Tom Vann & Dan Dennis  (00:34:49):

Soccer. The soccer. Oh, sorry. I'll, I'll let you finish. Sorry.


Fritz Coleman (00:34:52):

And then I, I could be wrong about this, but also you have the Gentleman's Guide to Manliness, which sounds awesome. <laugh>, what's that all about? Yeah, that,


Tom Vann & Dan Dennis  (00:34:58):

That was good. Yeah. We did that for a while. The soccer show is funny. We did that show to kind of subs like, uh, subsidize Daniel's salary for a little while with the local soccer team while I was waiting on my contract. Yeah. We have an MLS franchise, the Orlando, Orlando City Lions, and we actually, man, we were Right commercials form and we do advertising campaigns. We helped launch the 2015 bid of m l s here in Orlando. We would do whatever it took to get money, whatever it took to get the podcast moving, we would do it. Yeah.


Louise Palanker (00:35:30):

Can you do kind of like, uh, merchandise or just sort of like exchanges where since you guys are a lifestyle and a culture that if you guys like it, then people who like you will like it?


Tom Vann & Dan Dennis  (00:35:42):

I think so. Yeah. Most of our listeners are like us. Yeah. And that's what we've realized since our content is not about any particular topic. Uh, but we do like talk about general, uh, pop culture and stuff going on in society. But most of the time, like you mentioned the documentary, uh, we talk about our own personal lives and we all our, we talk about our own lives. Like we tell


Fritz Coleman (00:36:04):

Embarrassing. That's what was refreshing about it.


Tom Vann & Dan Dennis  (00:36:05):

Mm-hmm. <affirmative>. Yeah. I mean, we tell honest stuff about raising our kids and we are also very blue. But it, it's funny because we, we have this reputation, our listeners have this reputation is like party animals and stuff. Like I'm married to the, like I've never had any other girlfriend besides my wife. Like I don't tell 'em that <laugh>, I, I, I met, I met my wife in high school and I've, you know, been married to her Yeah. Uh, ever since. And then it's like, uh, and my wife is the biggest nerve 4.0, you know, doesn't drink, doesn't do nothing. Never tried drugs and are alive. They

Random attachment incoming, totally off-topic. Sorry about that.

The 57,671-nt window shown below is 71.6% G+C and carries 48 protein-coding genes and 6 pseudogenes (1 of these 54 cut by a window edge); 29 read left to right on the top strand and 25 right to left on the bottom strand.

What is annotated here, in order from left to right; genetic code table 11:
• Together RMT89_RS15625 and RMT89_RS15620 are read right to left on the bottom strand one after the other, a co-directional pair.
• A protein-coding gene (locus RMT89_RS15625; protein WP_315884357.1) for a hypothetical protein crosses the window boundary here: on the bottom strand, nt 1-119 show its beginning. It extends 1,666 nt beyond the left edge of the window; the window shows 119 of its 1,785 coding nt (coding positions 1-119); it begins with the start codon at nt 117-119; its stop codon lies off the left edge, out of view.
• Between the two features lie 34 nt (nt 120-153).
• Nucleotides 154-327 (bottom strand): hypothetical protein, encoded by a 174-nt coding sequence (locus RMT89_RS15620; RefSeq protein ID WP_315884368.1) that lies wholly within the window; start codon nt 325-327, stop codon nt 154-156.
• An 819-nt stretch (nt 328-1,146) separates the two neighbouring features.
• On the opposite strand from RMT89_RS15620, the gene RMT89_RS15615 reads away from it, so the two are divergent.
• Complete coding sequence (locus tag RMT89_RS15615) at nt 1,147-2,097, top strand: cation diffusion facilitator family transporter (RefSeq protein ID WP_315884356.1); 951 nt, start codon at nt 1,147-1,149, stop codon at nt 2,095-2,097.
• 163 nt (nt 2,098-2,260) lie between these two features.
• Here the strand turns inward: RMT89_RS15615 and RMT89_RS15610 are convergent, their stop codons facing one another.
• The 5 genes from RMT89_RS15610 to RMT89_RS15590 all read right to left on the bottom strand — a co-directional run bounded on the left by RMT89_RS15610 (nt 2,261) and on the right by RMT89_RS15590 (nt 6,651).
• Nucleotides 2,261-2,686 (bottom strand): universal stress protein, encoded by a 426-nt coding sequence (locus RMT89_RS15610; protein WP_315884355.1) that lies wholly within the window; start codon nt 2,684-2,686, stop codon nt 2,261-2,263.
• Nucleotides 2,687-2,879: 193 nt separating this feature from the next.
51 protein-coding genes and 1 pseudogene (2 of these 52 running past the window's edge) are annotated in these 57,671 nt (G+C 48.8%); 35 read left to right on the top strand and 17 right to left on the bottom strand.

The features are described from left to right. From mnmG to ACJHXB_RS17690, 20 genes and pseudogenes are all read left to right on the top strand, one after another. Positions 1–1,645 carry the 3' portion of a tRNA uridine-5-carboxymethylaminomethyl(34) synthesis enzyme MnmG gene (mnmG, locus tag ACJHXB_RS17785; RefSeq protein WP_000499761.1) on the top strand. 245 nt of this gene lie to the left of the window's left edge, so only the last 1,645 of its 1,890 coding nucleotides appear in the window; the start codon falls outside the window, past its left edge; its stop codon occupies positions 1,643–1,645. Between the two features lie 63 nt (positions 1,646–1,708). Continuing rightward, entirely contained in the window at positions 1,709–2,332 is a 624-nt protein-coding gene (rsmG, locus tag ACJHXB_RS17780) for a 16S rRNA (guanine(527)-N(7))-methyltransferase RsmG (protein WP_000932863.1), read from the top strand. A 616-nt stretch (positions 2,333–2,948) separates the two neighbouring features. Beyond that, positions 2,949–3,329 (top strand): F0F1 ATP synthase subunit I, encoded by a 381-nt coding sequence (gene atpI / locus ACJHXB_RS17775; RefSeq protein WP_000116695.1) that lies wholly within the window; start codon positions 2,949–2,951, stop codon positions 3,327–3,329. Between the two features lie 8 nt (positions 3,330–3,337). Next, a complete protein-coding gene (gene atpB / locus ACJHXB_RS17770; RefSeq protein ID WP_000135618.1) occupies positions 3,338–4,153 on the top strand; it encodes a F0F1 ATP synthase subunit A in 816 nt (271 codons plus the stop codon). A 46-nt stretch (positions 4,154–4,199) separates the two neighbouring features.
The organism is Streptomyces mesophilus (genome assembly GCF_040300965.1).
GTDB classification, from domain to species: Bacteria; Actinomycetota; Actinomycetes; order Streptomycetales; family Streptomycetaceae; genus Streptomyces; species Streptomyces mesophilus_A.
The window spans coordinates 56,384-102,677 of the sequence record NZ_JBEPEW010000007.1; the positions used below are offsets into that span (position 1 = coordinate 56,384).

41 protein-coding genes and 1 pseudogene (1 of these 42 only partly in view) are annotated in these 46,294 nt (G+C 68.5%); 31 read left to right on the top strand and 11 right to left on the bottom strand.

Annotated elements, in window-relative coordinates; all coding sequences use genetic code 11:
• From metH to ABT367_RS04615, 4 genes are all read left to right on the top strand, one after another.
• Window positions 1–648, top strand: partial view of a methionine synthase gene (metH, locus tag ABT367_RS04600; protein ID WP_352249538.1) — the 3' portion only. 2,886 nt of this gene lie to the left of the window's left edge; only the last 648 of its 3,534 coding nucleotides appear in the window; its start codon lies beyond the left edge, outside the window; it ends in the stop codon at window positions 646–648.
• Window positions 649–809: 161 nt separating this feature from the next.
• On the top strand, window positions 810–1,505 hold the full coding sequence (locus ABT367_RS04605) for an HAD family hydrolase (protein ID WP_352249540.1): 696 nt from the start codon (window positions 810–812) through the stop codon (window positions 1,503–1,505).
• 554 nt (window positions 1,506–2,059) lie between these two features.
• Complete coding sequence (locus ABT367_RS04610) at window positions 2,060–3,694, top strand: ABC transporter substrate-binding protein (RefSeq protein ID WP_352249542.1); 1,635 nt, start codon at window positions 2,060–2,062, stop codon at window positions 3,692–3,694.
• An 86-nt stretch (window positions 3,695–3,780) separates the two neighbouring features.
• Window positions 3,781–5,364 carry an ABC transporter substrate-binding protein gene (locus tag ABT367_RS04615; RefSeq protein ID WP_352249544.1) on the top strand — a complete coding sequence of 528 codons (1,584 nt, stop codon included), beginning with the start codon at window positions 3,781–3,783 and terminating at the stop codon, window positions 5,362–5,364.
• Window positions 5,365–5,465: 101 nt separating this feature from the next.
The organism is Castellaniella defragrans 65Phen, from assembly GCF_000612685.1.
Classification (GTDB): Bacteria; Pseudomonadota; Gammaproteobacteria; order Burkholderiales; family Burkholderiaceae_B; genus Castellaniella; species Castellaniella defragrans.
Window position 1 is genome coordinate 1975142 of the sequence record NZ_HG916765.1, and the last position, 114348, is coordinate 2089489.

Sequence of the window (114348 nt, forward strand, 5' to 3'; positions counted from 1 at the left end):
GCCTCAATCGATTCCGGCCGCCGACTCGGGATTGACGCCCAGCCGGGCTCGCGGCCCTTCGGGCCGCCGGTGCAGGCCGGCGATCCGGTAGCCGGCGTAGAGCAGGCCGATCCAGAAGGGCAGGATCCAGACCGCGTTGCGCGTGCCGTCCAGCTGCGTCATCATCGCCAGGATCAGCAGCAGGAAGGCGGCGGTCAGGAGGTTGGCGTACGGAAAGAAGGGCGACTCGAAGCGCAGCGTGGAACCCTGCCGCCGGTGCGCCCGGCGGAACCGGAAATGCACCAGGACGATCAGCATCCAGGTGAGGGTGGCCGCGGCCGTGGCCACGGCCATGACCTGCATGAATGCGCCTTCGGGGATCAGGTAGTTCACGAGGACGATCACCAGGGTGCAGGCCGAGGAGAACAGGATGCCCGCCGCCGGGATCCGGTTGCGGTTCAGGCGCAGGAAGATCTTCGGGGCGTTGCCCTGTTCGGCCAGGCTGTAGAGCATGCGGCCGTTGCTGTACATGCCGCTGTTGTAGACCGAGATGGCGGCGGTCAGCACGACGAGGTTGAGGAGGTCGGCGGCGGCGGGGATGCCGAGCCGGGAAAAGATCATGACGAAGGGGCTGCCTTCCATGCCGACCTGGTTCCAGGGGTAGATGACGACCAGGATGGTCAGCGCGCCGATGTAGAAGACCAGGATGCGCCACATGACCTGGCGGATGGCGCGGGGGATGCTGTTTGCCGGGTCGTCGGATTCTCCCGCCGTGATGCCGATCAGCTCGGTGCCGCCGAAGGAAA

Fritz Coleman (00:36:39):

Chewing the guardrails. Man. That's good. You're you're better off.


Tom Vann & Dan Dennis  (00:36:42):

Yeah. I mean, but yeah, he, uh, he, it's, it's, but because of our, because of our jokes and our, uh, you know, our blue comedy people like, oh, these guys are, uh, you know, uh, uh, they're crazy wild, uh, party animals, but we overshare about things that I think a lot of people can identify with. Like, I, I would say that Tom overs shares about, uh, certain aspects of his life and his relationship with his wife that no one would ever talk about. About like, uh, let's say your lack of emotion or your wife wanting you to be more of a certain thing. And me, I overshare about my anxiety and I'm overly emotional. Right. And I'm, yeah, yeah, yeah. I'm like the girl of the relationship with my wife and my wife's a lot more like Tom. And it's, we overshare these things and most of the time we find out that our listeners are either a Tom or a Dan or a combo.